Landmark Supreme Court judgment on withdrawing clinically assisted nutrition and hydration

A landmark Supreme Court ruling has provided much needed clarity in relation to the role of the Court in withdrawing clinically-assisted nutrition and hydration (CANH) from patients who are not in a position to make the decision themselves.

Trusts have usually sought the support of the courts in cases where it was proposed to withdraw clinically assisted hydration and nutrition from patients in long-term states of low consciousness. This has happened even when the patient’s family are agreed that it would be in their best interests.

Applying to the courts in such cases is expensive, can be distressing for all involved (especially the family), and means there is a delay before hydration and nutrition can be withdrawn. This judgment should make the process easier for all involved in these cases.

Hempsons represented the Trust and CCG in this case.

Factual background

Mr Y was an active man in his 50s when, in June 2017, he suffered a cardiac arrest which resulted in brain damage. After extensive assessment, his treating team concluded that he was suffering from a Prolonged Disorder of Consciousness (PDOC) and would likely require a significant level of care for the rest of his life. His family believed that he would not wish to be kept alive in such circumstances. They agreed with his treating team that it was not in Mr Y’s best interests to continue to receive CANH and that this should be withdrawn, allowing him to pass away with dignity. An expert clinician independent of the NHS bodies involved, agreed that this was in Mr Y’s best interests.

Legal proceedings

The legal position at the time was that court endorsement should be sought prior to withdrawal of CANH from a patient in a PDOC, regardless of the level of agreement as to best interests between those involved in the patient’s case. The treating Trust (with the support of the CCG) decided to challenge this and, in November 2017, applied to the Queen’s Bench Division of the High Court for a declaration that it was not mandatory to apply to the Court of Protection prior to withdrawal of CANH from a patient in PDOC when the family and the clinical team are in agreement that it was not in the patient’s best interests to receive that treatment.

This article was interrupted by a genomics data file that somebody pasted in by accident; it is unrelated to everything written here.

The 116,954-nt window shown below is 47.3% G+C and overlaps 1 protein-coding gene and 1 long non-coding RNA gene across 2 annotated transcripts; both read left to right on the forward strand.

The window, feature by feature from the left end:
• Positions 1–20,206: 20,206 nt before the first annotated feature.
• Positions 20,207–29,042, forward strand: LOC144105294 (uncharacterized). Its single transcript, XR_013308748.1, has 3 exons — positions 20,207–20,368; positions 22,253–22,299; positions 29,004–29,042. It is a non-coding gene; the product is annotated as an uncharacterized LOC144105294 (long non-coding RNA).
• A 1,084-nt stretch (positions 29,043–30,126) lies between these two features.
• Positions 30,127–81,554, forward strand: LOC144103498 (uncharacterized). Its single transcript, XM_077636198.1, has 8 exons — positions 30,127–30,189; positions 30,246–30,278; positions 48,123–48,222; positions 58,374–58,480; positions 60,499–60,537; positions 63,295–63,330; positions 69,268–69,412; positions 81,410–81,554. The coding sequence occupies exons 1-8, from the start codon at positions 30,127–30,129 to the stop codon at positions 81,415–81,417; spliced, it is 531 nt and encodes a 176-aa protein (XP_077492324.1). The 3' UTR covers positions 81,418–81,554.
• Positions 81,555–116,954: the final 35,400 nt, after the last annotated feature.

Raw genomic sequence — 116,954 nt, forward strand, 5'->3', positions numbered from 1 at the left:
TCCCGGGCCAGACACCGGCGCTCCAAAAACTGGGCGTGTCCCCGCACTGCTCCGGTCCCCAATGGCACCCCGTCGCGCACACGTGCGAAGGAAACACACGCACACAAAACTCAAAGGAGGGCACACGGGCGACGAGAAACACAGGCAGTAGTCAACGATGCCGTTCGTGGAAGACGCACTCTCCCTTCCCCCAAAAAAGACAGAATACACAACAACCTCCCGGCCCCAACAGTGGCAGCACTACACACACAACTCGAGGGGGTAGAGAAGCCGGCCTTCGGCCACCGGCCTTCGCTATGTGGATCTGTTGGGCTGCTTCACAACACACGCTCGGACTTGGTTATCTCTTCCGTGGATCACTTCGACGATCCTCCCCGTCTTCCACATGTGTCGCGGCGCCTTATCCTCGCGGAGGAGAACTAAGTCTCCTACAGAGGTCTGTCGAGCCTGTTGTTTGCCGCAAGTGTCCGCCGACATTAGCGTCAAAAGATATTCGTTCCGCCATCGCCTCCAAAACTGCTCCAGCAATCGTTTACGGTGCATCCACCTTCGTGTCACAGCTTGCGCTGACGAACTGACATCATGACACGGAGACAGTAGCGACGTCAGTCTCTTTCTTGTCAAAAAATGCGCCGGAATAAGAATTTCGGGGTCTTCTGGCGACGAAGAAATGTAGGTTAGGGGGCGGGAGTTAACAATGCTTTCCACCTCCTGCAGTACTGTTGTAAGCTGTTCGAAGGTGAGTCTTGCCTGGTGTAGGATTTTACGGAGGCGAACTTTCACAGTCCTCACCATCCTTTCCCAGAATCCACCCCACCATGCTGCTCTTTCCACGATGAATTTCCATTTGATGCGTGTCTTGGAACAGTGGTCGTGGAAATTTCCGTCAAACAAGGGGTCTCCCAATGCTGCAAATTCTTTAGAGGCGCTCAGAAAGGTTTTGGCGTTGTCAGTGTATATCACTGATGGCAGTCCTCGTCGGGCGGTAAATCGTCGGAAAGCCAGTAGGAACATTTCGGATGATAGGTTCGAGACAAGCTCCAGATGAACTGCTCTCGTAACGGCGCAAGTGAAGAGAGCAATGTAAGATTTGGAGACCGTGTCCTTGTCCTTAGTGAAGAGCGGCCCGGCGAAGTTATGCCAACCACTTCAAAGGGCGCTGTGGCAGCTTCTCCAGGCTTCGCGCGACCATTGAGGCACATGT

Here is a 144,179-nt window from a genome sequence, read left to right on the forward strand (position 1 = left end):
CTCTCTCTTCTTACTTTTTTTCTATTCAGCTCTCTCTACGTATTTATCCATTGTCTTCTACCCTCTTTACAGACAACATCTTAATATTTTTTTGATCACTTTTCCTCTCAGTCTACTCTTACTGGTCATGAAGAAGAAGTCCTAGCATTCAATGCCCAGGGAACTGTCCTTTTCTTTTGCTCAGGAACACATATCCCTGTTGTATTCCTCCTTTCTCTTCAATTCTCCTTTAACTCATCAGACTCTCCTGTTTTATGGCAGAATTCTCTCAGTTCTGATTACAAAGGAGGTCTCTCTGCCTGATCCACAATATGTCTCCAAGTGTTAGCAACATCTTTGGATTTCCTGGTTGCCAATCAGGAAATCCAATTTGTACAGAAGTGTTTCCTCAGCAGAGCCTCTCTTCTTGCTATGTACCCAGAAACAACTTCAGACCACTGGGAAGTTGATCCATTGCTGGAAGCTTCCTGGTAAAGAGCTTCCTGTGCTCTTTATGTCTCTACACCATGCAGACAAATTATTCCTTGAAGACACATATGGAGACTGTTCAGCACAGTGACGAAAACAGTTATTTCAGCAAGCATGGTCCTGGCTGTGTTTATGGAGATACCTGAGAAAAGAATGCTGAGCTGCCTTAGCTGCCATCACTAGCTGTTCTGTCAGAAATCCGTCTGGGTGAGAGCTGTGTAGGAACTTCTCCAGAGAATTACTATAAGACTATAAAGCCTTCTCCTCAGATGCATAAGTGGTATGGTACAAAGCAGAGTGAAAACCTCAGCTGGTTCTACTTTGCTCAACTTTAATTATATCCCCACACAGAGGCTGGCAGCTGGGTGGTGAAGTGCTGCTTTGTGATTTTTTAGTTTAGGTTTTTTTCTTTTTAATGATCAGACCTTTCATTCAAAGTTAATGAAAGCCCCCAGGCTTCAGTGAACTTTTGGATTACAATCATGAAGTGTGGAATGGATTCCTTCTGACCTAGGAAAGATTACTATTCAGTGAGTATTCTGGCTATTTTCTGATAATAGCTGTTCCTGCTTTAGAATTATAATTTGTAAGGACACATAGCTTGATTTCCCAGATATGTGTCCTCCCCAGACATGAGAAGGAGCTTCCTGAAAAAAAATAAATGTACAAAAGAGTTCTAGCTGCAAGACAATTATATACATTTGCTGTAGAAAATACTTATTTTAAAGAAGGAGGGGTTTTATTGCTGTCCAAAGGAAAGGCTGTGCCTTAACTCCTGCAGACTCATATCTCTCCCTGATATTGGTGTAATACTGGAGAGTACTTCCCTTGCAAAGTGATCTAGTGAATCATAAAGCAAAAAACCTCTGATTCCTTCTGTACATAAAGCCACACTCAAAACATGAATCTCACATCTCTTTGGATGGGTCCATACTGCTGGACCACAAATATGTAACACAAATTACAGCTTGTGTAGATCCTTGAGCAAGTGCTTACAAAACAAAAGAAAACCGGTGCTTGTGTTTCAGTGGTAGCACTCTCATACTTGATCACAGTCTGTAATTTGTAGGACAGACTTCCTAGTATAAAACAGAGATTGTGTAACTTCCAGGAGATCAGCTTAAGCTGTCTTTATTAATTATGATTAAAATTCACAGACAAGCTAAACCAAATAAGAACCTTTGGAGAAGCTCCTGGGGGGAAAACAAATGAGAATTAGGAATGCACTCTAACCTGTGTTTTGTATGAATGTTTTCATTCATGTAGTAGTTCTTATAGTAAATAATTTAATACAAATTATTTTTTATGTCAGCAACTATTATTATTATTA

In the first instance, the Trust’s position was supported in the judgment handed down by Mrs Justice O’Farrell but the Official Solicitor appealed to the Supreme Court.

Mr Y passed away before the case could be heard in the Supreme Court in February 2018 but, because of the importance of the issues raised by the case, the Supreme Court decided that it would still hear argument and give a ruling.

Supreme Court judgment

Lady Black, giving the leading judgment, concluded that neither the common law nor the European Convention on Human Rights impose a mandatory requirement to involve the Court to decide upon the best interests of every patient in a PDOC before CANH can be withdrawn. As long as the provisions of the Mental Capacity Act 2005 (MCA) are followed, the relevant professional guidance is adhered to and there is agreement between family and clinicians as to best interests, there need not be an application to the Court prior to withdrawal.

What does this mean?

This is a significant judgment which provides much needed clarity as to the role of the Court in end of life care.

For clinicians working with patients in PDOC, there will be no need to involve the Court or the Official Solicitor prior to withdrawal of CANH of patients in a PDOC when all are agreed as to best interests. However, it is vitally important that clinicians demonstrate consideration and application of both the MCA and the relevant professional guidance (most importantly the RCP guidelines). There will need to be clear evidence of discussion and agreement with family members as to the proposed withdrawal.

In cases where there is no such agreement, i.e. when there is a dispute as to diagnosis or best interests, an application must still be made to the Court prior to withdrawal.

Please contact Helen Claridge, the solicitor who acted in this case, if you have any questions in relation to this case or any related queries.

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